%26ldquo;Hello, Bozo.%26rdquo; It%26rsquo;s charming enough when a game greets you every time you load it. It%26rsquo;s even more endearing when you can choose to be called, instead of your first name, a gently satirical nickname like Bossman, or Chief or, indeed, Bozo. The announcer sounds like she%26rsquo;s almost laughing whenever she says it, like it%26rsquo;s our little shared joke. So we%26rsquo;re proud to be a Bozo, and we feel welcomed. Immediately, from the second it%26rsquo;s loaded up, it%26rsquo;s clear that the good-natured personality of this racer is a far cry from its ever-frowning contemporaries.
GRID totally understands the importance of presentation. While other car games, especially those with any leaning towards accurate simulation, content themselves with being an accurate racing model and leave it pretty much at that, this smiling semi-sim paints a little flair onto even minor details. Such touches could be accused of superficiality, yet they make a colossal difference.Sometimes this is pretty subtle - your advisor makes worried noises about the famed abilities of another racer and suggests you aim for third place. The hell you will. Just that casual mention creates an instant, single-serving rival, granting nebulous personality to one of the 15 otherwise faceless drivers - you don%26rsquo;t know anything about him, but you do know you absolutely have to beat him. There%26rsquo;s no benefit to doing so except pride, and every time that%26rsquo;s more than enough. You%26rsquo;ve beaten someone you were told you couldn%26rsquo;t beat. Go, you!
All images taken from the 360 version
But other times it%26rsquo;s not so subtle: come the finish of a successful head-to-head race, you%26rsquo;ll see your name in giant, gold 3D letters hovering over your car, with the word WINNER triumphantly below. The other guy? LOSER. It%26rsquo;s enormously tacky in principle, but in practice it makes for a punch-the-air moment. It helps that GRID%26rsquo;s a remarkably good-looking game. Don%26rsquo;t pore too closely over the individual details, or you may sneer at the mannequin crowds, the slightly too neatly shaped debris, or the mucky textures on the drivers%26rsquo; overalls. Instead, look wide-angle at the business of GRID%26rsquo;s world - the sheer number of people in those crowds, the side barriers that crumple and disintegrate spectacularly when you hit %26rsquo;em, the gorgeous reflections and dust-spray from each car.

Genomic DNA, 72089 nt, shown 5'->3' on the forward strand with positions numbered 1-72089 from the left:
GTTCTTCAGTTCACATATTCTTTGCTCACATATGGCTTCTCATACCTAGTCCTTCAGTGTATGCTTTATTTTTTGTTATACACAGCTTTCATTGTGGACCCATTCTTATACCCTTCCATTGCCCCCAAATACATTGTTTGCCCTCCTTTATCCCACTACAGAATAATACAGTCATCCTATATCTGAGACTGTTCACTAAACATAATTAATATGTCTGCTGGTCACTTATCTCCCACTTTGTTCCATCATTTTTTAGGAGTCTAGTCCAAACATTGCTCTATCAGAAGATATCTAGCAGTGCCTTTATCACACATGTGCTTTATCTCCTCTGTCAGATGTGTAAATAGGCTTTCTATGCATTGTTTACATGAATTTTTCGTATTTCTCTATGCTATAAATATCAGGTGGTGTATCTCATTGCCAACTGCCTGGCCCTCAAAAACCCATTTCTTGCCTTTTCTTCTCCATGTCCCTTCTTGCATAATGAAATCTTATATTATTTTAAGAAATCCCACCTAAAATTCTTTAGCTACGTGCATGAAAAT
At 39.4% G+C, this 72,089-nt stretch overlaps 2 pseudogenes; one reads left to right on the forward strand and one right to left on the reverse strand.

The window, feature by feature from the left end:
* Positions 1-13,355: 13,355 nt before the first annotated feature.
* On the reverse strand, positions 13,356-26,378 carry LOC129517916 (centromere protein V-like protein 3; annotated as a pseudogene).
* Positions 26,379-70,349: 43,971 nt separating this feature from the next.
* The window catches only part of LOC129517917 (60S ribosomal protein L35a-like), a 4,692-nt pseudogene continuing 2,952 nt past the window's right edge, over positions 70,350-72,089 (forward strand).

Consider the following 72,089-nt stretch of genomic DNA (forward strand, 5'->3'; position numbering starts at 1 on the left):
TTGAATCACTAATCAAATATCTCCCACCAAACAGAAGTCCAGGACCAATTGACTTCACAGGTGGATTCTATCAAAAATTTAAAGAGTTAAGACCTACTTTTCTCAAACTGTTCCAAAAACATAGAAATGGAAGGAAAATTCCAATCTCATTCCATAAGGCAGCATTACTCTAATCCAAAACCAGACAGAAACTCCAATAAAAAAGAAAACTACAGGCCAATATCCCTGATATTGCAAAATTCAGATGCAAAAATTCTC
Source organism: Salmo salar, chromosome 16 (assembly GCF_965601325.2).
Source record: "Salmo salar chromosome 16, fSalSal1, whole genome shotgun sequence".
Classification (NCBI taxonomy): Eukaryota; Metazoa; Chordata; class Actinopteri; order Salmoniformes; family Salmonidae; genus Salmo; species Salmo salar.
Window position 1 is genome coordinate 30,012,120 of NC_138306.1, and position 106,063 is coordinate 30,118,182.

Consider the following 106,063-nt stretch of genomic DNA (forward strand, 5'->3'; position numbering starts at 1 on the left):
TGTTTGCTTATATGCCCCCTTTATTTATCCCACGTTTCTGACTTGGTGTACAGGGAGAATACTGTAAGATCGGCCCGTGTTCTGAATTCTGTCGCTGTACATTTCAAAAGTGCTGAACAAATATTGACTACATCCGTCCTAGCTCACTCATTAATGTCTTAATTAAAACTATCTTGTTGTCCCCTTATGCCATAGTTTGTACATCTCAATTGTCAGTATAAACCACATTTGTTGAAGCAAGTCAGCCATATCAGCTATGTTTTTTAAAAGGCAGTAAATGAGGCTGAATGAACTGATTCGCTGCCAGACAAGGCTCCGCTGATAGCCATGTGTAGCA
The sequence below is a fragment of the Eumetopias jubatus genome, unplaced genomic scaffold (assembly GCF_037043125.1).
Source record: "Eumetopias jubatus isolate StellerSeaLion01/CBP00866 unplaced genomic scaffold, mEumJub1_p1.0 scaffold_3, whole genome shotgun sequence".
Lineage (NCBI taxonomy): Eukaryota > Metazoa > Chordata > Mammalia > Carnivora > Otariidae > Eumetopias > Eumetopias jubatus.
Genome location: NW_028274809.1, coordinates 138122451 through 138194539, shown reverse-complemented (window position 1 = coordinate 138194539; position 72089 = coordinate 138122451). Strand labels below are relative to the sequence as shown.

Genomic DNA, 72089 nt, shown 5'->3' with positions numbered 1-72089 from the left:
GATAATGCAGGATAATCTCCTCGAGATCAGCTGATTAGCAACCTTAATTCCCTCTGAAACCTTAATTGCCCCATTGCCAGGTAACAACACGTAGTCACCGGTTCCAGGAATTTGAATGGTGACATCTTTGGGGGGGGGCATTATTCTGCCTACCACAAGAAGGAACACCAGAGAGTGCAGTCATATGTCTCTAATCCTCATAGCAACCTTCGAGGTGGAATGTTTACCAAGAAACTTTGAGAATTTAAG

Underneath all its frills, GRID might be a relatively familiar experience, but its gloss and cheer expertly free it from the odd sterility of a GTR, a Project Gotham or even a Colin McRae DiRT (a game with which GRID shares an engine, but discards its infamous chug - this runs incredibly smoothly). It%26rsquo;s here to entertain, not merely to court solemn nods of approval from ardent motorsports enthusiasts. And yet it%26rsquo;s a conflicted creature. I%26rsquo;ve been following the internet response to the demo, and most people%26rsquo;s comments fall into one of three camps: a) too arcadey; b) too hard; c) mmm, the baby bear%26rsquo;s porridge is just right. It%26rsquo;s certainly a tricky game to define - all its trappings, that bombastic presentation, suggest an arcade game, something chasing at the unhinged glee of Trackmania. Then, on the track, the handling is surprisingly demanding, being almost inaccessible to someone without a ton of experience.
There%26rsquo;s essentially zero help for new players; even the optional on-screen racing guide line or driving school found in far more stentorian contemporaries are absent. Gruelling trial and error may get a greenhorn so far, but there are fundamental, non-intuitive principles, critical to success in even the earliest stages of the game, that GRID simply assumes you already have. Seasoned racers won%26rsquo;t even notice, of course. They can jump right in, not even blinking at the startling power of the supercars the game kicks off with - glad, in fact, that they get an immediate taste of the good stuff rather than being stuck with slowpokes for ten hours. The first four or five races are essentially hired work in other people%26rsquo;s cars so you can earn enough to afford your own vehicle.